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Students at the University of Dayton (UD), located in Dayton, Ohio ([[USA]]), have the opportunity to participate in a program called Engineers in Technical Humanitarian Opportunities of Service-learning ('''ETHOS'''). The ETHOS program was developed, as part of a spring 2001 capstone design course, by an interdisciplinary group of undergraduate engineering students who believed that engineers are more apt and capable to appropriately serve the world if they have an understanding of technology’s linkage with global values, culture, society, politics, and economics. ETHOS seeks to enhance this understanding through a variety of activities that support the advancement of appropriate technologies for the developing world. Service-learning and appropriate technology serve as the core of the ETHOS program. In service-learning, students become involved in a project that meets specific educational objectives while providing a needed service to a community or organization. Appropriate technologies offer culturally sensitive, environmentally sustainable solutions that can be made and maintained locally and empower the community. ''[http://solarcooking.org/newsletters/scraug08.htm#ETHOS_program_spreads Continue reading...]''
 
Students at the University of Dayton (UD), located in Dayton, Ohio ([[USA]]), have the opportunity to participate in a program called Engineers in Technical Humanitarian Opportunities of Service-learning ('''ETHOS'''). The ETHOS program was developed, as part of a spring 2001 capstone design course, by an interdisciplinary group of undergraduate engineering students who believed that engineers are more apt and capable to appropriately serve the world if they have an understanding of technology’s linkage with global values, culture, society, politics, and economics. ETHOS seeks to enhance this understanding through a variety of activities that support the advancement of appropriate technologies for the developing world. Service-learning and appropriate technology serve as the core of the ETHOS program. In service-learning, students become involved in a project that meets specific educational objectives while providing a needed service to a community or organization. Appropriate technologies offer culturally sensitive, environmentally sustainable solutions that can be made and maintained locally and empower the community. ''[http://solarcooking.org/newsletters/scraug08.htm#ETHOS_program_spreads Continue reading...]''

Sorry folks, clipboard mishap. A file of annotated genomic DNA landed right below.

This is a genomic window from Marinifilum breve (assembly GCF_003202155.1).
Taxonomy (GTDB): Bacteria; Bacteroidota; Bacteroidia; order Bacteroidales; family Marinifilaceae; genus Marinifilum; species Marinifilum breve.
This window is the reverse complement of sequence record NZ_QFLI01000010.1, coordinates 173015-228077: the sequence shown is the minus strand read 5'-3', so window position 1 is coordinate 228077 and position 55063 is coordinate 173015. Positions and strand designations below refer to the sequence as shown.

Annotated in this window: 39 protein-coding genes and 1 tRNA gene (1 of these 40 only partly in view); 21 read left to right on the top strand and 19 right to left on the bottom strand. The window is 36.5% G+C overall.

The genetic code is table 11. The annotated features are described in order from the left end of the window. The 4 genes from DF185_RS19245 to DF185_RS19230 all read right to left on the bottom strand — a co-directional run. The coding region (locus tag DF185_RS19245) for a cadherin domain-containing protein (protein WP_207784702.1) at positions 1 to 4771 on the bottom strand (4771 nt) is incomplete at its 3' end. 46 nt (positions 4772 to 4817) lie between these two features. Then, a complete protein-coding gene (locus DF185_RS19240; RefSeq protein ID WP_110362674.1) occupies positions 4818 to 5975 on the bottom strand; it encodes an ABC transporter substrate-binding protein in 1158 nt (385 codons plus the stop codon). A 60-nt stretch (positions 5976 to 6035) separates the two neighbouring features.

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Margaret F. Pinnell, Ph. D.
 
Margaret F. Pinnell, Ph. D.
   
Email: [mailto:margaret.pinnell@notes.udayton.edu margaret.pinnell@notes.udayton.edu]<br>
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Email: [mailto:margaret.pinnell@notes.udayton.edu margaret.pinnell@notes.udayton.edu]<br />
 
Web: http://campus.udayton.edu/~ethos
 
Web: http://campus.udayton.edu/~ethos
 
[[Category:NGOs]]
 
[[Category:NGOs]]

Latest revision as of 01:55, April 9, 2014

Last updated: May 3, 2011      

Students at the University of Dayton (UD), located in Dayton, Ohio (USA), have the opportunity to participate in a program called Engineers in Technical Humanitarian Opportunities of Service-learning (ETHOS). The ETHOS program was developed, as part of a spring 2001 capstone design course, by an interdisciplinary group of undergraduate engineering students who believed that engineers are more apt and capable to appropriately serve the world if they have an understanding of technology’s linkage with global values, culture, society, politics, and economics. ETHOS seeks to enhance this understanding through a variety of activities that support the advancement of appropriate technologies for the developing world. Service-learning and appropriate technology serve as the core of the ETHOS program. In service-learning, students become involved in a project that meets specific educational objectives while providing a needed service to a community or organization. Appropriate technologies offer culturally sensitive, environmentally sustainable solutions that can be made and maintained locally and empower the community. Continue reading...

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Margaret F. Pinnell, Ph. D.

Email: margaret.pinnell@notes.udayton.edu
Web: http://campus.udayton.edu/~ethos

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